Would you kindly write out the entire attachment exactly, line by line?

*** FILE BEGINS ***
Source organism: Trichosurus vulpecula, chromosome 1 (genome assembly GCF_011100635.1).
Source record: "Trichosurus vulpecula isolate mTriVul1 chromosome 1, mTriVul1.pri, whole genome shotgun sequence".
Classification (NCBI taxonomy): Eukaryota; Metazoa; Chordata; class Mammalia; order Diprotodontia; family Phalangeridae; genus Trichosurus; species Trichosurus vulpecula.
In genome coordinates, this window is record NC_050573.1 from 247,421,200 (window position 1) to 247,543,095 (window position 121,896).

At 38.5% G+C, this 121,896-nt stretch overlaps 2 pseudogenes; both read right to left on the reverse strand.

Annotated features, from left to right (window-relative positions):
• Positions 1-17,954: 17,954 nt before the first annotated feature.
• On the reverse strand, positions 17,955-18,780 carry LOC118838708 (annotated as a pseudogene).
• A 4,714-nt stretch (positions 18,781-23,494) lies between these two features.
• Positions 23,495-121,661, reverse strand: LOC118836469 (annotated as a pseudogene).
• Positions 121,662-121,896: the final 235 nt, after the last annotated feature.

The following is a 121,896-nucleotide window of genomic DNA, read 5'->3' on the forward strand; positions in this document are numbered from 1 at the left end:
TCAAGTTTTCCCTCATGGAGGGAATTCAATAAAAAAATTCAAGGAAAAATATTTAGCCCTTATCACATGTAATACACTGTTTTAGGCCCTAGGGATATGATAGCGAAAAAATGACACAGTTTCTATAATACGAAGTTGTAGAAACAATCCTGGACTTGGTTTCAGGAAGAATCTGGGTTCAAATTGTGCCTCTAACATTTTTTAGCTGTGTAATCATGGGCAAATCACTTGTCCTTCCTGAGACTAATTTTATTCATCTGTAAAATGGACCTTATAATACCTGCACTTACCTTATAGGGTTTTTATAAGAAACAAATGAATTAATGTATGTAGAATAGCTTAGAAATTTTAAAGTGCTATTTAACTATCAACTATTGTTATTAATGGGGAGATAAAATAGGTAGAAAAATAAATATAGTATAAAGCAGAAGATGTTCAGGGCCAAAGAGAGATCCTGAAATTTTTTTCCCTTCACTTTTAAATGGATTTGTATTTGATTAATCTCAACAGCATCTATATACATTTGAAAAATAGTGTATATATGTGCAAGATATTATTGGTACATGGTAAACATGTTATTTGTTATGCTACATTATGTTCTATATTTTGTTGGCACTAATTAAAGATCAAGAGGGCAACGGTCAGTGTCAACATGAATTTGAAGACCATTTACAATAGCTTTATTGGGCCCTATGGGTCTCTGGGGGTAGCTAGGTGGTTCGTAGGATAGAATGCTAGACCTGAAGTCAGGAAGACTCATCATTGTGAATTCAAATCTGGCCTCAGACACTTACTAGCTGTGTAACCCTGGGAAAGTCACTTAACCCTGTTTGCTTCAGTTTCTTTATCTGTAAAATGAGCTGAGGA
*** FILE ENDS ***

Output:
Source organism: Trichosurus vulpecula, chromosome 1 (genome assembly GCF_011100635.1).
Source record: "Trichosurus vulpecula isolate mTriVul1 chromosome 1, mTriVul1.pri, whole genome shotgun sequence".
Classification (NCBI taxonomy): Eukaryota; Metazoa; Chordata; class Mammalia; order Diprotodontia; family Phalangeridae; genus Trichosurus; species Trichosurus vulpecula.
In genome coordinates, this window is record NC_050573.1 from 247,421,200 (window position 1) to 247,543,095 (window position 121,896).

At 38.5% G+C, this 121,896-nt stretch overlaps 2 pseudogenes; both read right to left on the reverse strand.

Annotated features, from left to right (window-relative positions):
• Positions 1-17,954: 17,954 nt before the first annotated feature.
• On the reverse strand, positions 17,955-18,780 carry LOC118838708 (annotated as a pseudogene).
• A 4,714-nt stretch (positions 18,781-23,494) lies between these two features.
• Positions 23,495-121,661, reverse strand: LOC118836469 (annotated as a pseudogene).
• Positions 121,662-121,896: the final 235 nt, after the last annotated feature.

The following is a 121,896-nucleotide window of genomic DNA, read 5'->3' on the forward strand; positions in this document are numbered from 1 at the left end:
TCAAGTTTTCCCTCATGGAGGGAATTCAATAAAAAAATTCAAGGAAAAATATTTAGCCCTTATCACATGTAATACACTGTTTTAGGCCCTAGGGATATGATAGCGAAAAAATGACACAGTTTCTATAATACGAAGTTGTAGAAACAATCCTGGACTTGGTTTCAGGAAGAATCTGGGTTCAAATTGTGCCTCTAACATTTTTTAGCTGTGTAATCATGGGCAAATCACTTGTCCTTCCTGAGACTAATTTTATTCATCTGTAAAATGGACCTTATAATACCTGCACTTACCTTATAGGGTTTTTATAAGAAACAAATGAATTAATGTATGTAGAATAGCTTAGAAATTTTAAAGTGCTATTTAACTATCAACTATTGTTATTAATGGGGAGATAAAATAGGTAGAAAAATAAATATAGTATAAAGCAGAAGATGTTCAGGGCCAAAGAGAGATCCTGAAATTTTTTTCCCTTCACTTTTAAATGGATTTGTATTTGATTAATCTCAACAGCATCTATATACATTTGAAAAATAGTGTATATATGTGCAAGATATTATTGGTACATGGTAAACATGTTATTTGTTATGCTACATTATGTTCTATATTTTGTTGGCACTAATTAAAGATCAAGAGGGCAACGGTCAGTGTCAACATGAATTTGAAGACCATTTACAATAGCTTTATTGGGCCCTATGGGTCTCTGGGGGTAGCTAGGTGGTTCGTAGGATAGAATGCTAGACCTGAAGTCAGGAAGACTCATCATTGTGAATTCAAATCTGGCCTCAGACACTTACTAGCTGTGTAACCCTGGGAAAGTCACTTAACCCTGTTTGCTTCAGTTTCTTTATCTGTAAAATGAGCTGAGGA